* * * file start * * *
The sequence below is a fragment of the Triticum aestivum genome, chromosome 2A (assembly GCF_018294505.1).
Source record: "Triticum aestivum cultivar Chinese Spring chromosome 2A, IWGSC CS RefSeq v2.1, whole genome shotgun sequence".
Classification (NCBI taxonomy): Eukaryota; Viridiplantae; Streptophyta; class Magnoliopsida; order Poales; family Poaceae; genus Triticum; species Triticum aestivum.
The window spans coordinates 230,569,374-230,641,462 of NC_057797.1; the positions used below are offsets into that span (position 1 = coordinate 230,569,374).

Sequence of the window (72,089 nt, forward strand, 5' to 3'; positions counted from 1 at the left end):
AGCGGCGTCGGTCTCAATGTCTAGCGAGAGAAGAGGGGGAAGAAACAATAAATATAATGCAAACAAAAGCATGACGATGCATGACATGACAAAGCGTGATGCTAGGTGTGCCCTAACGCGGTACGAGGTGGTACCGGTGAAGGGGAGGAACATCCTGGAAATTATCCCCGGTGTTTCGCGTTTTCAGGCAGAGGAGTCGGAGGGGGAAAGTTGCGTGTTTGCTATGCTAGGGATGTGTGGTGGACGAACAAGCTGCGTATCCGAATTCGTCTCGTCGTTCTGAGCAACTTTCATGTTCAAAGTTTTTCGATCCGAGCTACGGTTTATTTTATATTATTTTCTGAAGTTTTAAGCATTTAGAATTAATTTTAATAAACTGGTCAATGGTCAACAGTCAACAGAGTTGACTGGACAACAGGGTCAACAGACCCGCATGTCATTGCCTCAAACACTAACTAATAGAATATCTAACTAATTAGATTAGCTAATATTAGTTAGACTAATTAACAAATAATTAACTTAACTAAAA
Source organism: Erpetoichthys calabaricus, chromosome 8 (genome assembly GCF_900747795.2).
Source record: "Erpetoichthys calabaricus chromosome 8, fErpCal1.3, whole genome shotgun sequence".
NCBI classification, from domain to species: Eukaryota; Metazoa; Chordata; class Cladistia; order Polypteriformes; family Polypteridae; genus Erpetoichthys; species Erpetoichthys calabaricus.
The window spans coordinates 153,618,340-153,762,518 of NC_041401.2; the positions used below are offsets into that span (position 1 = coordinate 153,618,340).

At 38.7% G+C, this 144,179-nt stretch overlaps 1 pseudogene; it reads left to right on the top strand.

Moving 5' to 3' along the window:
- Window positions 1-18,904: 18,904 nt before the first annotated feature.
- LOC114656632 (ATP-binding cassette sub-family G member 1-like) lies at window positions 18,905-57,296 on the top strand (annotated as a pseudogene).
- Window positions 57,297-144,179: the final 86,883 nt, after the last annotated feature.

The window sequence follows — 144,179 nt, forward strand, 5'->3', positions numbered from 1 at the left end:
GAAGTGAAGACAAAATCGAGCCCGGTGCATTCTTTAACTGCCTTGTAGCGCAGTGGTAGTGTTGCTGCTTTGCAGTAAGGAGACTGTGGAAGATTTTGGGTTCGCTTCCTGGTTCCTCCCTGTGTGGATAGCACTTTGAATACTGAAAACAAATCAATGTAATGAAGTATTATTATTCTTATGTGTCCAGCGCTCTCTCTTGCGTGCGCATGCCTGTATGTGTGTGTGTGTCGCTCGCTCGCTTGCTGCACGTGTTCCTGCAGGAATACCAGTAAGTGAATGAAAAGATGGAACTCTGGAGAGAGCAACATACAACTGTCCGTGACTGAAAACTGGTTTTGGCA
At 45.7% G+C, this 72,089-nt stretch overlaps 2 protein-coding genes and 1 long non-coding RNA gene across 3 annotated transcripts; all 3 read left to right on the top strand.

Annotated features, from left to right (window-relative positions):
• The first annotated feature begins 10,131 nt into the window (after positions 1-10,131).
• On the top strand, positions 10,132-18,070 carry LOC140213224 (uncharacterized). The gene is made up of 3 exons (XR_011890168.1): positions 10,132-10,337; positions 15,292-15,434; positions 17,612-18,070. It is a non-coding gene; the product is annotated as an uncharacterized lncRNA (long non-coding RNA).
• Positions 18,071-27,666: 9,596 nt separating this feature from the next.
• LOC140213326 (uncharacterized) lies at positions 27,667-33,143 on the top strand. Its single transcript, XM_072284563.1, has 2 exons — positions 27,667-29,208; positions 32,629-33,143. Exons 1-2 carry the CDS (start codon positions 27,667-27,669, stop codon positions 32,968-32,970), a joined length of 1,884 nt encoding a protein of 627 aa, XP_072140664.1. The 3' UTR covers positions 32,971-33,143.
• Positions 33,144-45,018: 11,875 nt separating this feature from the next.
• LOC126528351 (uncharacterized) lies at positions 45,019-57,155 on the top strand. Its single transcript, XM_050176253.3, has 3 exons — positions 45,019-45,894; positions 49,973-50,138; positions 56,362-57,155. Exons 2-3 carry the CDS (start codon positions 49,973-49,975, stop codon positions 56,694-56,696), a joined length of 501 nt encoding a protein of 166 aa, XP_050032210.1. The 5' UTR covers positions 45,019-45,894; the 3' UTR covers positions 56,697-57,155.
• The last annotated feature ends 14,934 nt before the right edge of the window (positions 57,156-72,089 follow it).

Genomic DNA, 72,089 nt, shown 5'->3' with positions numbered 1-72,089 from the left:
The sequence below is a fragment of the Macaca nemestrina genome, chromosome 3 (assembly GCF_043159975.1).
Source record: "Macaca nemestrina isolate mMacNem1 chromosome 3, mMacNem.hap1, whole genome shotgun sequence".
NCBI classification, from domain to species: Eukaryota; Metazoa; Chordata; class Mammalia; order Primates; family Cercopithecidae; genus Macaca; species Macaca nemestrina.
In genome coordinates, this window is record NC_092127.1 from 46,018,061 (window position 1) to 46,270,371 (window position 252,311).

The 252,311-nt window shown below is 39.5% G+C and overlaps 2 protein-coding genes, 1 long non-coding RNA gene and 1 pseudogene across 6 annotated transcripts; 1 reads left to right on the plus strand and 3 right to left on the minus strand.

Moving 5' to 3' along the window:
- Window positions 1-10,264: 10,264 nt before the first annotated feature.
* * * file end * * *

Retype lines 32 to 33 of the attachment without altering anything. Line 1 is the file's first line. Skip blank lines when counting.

The 252,311-nt window shown below is 39.5% G+C and overlaps 2 protein-coding genes, 1 long non-coding RNA gene and 1 pseudogene across 6 annotated transcripts; 1 reads left to right on the plus strand and 3 right to left on the minus strand.

Moving 5' to 3' along the window: